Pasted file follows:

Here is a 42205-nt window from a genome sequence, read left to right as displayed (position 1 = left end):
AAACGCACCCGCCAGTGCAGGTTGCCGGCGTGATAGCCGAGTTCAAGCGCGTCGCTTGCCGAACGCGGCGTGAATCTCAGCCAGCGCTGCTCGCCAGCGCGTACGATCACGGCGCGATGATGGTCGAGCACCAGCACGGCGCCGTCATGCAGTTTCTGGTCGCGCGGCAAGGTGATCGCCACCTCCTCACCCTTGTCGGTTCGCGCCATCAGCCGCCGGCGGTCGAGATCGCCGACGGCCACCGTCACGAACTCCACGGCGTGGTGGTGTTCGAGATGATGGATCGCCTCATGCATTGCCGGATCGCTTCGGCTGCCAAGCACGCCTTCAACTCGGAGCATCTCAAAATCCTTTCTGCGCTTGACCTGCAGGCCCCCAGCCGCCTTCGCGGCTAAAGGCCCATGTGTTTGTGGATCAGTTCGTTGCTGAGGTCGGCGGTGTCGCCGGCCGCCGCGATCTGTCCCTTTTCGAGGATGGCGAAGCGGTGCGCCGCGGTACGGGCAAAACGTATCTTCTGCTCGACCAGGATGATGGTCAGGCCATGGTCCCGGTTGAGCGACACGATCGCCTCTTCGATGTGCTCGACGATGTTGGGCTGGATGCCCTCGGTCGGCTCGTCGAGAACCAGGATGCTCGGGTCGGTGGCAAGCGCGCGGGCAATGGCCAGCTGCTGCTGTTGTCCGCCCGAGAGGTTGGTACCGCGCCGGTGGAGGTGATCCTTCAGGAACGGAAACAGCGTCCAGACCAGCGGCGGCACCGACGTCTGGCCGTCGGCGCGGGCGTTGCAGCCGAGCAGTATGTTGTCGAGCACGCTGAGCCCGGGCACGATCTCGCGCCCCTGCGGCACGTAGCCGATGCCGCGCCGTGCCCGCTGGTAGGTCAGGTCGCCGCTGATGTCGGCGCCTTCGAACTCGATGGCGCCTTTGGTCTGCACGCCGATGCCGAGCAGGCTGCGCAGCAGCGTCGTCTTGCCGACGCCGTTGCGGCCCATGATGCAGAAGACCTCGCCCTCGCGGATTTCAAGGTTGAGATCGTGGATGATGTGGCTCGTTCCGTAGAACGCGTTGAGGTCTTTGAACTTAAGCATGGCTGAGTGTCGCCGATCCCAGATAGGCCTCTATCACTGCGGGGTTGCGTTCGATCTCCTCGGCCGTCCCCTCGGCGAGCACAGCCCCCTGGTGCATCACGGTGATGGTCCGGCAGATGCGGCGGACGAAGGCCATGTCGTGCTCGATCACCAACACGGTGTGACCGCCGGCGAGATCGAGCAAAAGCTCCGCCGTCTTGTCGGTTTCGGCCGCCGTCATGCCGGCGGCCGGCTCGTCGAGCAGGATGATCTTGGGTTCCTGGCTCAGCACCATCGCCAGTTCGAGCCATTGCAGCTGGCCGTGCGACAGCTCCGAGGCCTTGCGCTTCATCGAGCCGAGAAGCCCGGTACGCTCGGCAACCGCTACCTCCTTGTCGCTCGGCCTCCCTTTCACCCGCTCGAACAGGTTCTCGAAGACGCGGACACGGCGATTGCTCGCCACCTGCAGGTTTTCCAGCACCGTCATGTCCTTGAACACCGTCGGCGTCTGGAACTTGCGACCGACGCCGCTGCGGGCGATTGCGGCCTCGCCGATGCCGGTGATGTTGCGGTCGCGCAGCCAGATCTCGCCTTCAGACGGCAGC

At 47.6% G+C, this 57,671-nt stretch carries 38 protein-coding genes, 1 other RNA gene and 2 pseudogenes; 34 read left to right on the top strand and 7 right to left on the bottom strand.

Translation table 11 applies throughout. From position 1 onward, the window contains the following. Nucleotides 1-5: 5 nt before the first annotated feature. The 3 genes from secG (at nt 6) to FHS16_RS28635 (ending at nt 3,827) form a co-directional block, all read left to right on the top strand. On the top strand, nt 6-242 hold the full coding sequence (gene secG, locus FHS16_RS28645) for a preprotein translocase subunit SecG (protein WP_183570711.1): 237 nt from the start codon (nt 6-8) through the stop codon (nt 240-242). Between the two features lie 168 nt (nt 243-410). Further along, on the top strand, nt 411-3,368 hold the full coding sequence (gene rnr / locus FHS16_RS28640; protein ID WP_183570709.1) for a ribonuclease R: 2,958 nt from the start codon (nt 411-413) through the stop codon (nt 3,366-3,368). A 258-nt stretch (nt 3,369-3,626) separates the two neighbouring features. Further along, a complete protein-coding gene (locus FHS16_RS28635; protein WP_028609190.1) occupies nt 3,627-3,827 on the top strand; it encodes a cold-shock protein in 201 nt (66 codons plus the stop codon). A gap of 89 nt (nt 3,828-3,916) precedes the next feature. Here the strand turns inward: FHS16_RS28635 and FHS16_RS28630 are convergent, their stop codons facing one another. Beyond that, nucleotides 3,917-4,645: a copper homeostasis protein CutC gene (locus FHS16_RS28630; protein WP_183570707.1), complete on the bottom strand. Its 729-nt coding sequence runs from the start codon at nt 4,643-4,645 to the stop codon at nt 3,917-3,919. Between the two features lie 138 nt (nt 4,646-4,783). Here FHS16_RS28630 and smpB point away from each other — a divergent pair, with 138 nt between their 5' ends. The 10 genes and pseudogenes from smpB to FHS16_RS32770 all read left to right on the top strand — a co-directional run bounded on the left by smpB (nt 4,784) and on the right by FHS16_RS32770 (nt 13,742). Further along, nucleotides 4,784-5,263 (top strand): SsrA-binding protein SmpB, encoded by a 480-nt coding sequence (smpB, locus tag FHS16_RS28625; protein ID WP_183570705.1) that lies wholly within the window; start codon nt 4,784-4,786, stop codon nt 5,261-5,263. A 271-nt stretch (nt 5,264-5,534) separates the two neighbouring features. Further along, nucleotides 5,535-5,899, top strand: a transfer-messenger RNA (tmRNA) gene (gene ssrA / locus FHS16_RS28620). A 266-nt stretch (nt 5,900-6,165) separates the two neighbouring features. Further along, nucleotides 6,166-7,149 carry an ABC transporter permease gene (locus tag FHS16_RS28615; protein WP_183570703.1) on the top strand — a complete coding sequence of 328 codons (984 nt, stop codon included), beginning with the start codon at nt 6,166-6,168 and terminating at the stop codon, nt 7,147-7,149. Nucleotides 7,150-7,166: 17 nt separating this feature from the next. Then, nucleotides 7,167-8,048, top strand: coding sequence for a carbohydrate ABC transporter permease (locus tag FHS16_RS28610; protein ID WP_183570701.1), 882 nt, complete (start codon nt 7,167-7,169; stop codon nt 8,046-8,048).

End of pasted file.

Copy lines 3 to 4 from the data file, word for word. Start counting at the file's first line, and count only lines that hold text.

At 47.6% G+C, this 57,671-nt stretch carries 38 protein-coding genes, 1 other RNA gene and 2 pseudogenes; 34 read left to right on the top strand and 7 right to left on the bottom strand.

Translation table 11 applies throughout. From position 1 onward, the window contains the following. Nucleotides 1-5: 5 nt before the first annotated feature. The 3 genes from secG (at nt 6) to FHS16_RS28635 (ending at nt 3,827) form a co-directional block, all read left to right on the top strand. On the top strand, nt 6-242 hold the full coding sequence (gene secG, locus FHS16_RS28645) for a preprotein translocase subunit SecG (protein WP_183570711.1): 237 nt from the start codon (nt 6-8) through the stop codon (nt 240-242). Between the two features lie 168 nt (nt 243-410). Further along, on the top strand, nt 411-3,368 hold the full coding sequence (gene rnr / locus FHS16_RS28640; protein ID WP_183570709.1) for a ribonuclease R: 2,958 nt from the start codon (nt 411-413) through the stop codon (nt 3,366-3,368). A 258-nt stretch (nt 3,369-3,626) separates the two neighbouring features. Further along, a complete protein-coding gene (locus FHS16_RS28635; protein WP_028609190.1) occupies nt 3,627-3,827 on the top strand; it encodes a cold-shock protein in 201 nt (66 codons plus the stop codon). A gap of 89 nt (nt 3,828-3,916) precedes the next feature. Here the strand turns inward: FHS16_RS28635 and FHS16_RS28630 are convergent, their stop codons facing one another. Beyond that, nucleotides 3,917-4,645: a copper homeostasis protein CutC gene (locus FHS16_RS28630; protein WP_183570707.1), complete on the bottom strand. Its 729-nt coding sequence runs from the start codon at nt 4,643-4,645 to the stop codon at nt 3,917-3,919. Between the two features lie 138 nt (nt 4,646-4,783). Here FHS16_RS28630 and smpB point away from each other — a divergent pair, with 138 nt between their 5' ends. The 10 genes and pseudogenes from smpB to FHS16_RS32770 all read left to right on the top strand — a co-directional run bounded on the left by smpB (nt 4,784) and on the right by FHS16_RS32770 (nt 13,742). Further along, nucleotides 4,784-5,263 (top strand): SsrA-binding protein SmpB, encoded by a 480-nt coding sequence (smpB, locus tag FHS16_RS28625; protein ID WP_183570705.1) that lies wholly within the window; start codon nt 4,784-4,786, stop codon nt 5,261-5,263. A 271-nt stretch (nt 5,264-5,534) separates the two neighbouring features. Further along, nucleotides 5,535-5,899, top strand: a transfer-messenger RNA (tmRNA) gene (gene ssrA / locus FHS16_RS28620). A 266-nt stretch (nt 5,900-6,165) separates the two neighbouring features. Further along, nucleotides 6,166-7,149 carry an ABC transporter permease gene (locus tag FHS16_RS28615; protein WP_183570703.1) on the top strand — a complete coding sequence of 328 codons (984 nt, stop codon included), beginning with the start codon at nt 6,166-6,168 and terminating at the stop codon, nt 7,147-7,149. Nucleotides 7,150-7,166: 17 nt separating this feature from the next. Then, nucleotides 7,167-8,048, top strand: coding sequence for a carbohydrate ABC transporter permease (locus tag FHS16_RS28610; protein ID WP_183570701.1), 882 nt, complete (start codon nt 7,167-7,169; stop codon nt 8,046-8,048).